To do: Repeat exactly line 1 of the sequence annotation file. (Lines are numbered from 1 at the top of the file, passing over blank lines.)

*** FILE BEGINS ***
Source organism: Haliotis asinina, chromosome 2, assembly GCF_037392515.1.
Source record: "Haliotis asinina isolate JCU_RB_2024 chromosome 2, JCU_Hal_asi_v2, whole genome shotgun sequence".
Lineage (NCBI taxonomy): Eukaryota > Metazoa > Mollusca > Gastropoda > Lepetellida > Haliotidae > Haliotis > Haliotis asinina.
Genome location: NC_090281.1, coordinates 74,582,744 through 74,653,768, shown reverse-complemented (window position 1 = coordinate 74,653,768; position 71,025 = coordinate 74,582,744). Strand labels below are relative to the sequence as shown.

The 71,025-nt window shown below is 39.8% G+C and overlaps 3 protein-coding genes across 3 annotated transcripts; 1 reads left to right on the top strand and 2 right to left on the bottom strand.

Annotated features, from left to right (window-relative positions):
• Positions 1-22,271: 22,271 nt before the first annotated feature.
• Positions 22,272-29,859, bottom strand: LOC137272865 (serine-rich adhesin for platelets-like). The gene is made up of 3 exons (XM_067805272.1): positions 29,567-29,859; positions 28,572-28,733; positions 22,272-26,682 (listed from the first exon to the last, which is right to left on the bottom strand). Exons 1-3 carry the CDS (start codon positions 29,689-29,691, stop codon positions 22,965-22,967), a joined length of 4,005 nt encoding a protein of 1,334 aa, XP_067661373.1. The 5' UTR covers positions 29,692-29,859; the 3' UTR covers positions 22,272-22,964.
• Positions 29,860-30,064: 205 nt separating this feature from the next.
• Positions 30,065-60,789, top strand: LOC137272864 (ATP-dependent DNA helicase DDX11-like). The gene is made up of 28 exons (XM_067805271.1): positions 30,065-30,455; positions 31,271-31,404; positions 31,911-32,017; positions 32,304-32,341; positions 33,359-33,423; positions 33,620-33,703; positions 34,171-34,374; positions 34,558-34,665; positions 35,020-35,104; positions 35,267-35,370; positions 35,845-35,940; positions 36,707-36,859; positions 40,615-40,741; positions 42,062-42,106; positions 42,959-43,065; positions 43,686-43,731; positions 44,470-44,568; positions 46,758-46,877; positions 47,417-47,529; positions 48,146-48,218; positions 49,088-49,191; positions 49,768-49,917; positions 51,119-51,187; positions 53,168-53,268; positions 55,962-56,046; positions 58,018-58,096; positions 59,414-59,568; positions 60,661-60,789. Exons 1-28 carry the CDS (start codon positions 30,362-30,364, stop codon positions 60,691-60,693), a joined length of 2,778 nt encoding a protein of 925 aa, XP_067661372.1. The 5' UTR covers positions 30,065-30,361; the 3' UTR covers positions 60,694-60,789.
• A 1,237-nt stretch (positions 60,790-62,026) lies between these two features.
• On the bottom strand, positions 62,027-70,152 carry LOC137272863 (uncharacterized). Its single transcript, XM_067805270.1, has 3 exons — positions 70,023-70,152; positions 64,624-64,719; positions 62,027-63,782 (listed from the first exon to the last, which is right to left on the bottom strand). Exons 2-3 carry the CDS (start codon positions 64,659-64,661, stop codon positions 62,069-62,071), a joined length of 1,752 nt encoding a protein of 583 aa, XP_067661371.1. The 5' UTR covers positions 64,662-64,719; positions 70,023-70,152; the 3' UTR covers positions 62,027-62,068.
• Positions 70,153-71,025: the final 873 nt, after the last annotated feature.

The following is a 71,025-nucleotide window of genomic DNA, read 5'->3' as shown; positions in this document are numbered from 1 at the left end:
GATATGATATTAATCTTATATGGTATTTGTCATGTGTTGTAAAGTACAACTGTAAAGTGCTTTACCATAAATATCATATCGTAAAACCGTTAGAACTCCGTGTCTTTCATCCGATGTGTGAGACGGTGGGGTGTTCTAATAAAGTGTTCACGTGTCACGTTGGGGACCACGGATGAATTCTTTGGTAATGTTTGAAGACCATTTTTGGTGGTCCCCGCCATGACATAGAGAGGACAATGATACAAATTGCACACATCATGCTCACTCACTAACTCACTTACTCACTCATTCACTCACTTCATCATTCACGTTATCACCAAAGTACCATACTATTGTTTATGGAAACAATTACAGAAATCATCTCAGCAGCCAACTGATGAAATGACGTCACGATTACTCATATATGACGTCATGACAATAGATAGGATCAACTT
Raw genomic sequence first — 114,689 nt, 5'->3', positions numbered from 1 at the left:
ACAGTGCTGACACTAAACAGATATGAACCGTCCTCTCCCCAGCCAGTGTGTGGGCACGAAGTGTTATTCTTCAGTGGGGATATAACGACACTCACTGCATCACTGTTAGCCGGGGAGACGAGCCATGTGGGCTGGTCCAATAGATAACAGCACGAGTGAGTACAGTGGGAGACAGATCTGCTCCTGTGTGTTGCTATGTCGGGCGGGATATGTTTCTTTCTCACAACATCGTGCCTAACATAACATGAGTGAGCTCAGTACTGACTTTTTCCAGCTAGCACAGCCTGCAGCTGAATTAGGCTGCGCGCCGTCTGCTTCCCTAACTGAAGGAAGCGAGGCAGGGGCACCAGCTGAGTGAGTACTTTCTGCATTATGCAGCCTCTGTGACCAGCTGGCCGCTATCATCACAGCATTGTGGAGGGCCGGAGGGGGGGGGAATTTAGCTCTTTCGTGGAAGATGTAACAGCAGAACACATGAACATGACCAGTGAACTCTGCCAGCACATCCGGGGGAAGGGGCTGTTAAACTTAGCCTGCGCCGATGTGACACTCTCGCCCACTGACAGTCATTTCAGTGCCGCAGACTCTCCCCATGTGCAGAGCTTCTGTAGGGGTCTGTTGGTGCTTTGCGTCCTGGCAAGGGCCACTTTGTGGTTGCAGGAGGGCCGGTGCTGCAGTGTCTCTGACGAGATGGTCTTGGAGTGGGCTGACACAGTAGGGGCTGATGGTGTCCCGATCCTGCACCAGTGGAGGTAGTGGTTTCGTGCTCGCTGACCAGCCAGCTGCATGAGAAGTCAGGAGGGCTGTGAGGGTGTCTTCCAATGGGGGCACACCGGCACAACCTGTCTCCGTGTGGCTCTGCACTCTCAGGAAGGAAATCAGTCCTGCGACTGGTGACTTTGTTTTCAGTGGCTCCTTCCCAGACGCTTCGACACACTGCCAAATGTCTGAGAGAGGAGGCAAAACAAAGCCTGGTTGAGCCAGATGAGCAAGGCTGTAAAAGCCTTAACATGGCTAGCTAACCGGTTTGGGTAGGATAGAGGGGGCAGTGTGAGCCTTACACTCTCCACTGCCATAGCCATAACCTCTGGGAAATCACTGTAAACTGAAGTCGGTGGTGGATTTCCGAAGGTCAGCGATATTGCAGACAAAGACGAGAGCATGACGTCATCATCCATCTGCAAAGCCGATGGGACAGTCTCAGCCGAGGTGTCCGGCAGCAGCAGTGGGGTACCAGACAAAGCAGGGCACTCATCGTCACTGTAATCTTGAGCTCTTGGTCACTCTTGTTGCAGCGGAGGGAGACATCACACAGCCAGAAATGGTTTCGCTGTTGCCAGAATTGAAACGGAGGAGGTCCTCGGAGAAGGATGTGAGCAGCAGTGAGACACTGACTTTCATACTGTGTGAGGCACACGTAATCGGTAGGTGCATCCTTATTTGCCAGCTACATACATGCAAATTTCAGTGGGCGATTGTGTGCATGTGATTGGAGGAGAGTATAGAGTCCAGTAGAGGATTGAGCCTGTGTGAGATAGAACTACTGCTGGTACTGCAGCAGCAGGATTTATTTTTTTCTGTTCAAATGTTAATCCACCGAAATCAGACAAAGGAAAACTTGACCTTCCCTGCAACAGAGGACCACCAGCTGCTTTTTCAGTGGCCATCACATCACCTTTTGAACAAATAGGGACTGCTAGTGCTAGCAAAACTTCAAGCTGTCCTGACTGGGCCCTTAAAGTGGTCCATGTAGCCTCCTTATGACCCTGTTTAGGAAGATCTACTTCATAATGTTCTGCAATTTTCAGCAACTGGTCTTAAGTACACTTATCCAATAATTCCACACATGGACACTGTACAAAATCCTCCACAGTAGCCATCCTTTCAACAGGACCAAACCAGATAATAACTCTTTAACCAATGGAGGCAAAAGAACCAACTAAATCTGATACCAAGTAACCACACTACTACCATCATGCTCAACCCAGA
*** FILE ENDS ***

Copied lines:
Source organism: Haliotis asinina, chromosome 2, assembly GCF_037392515.1.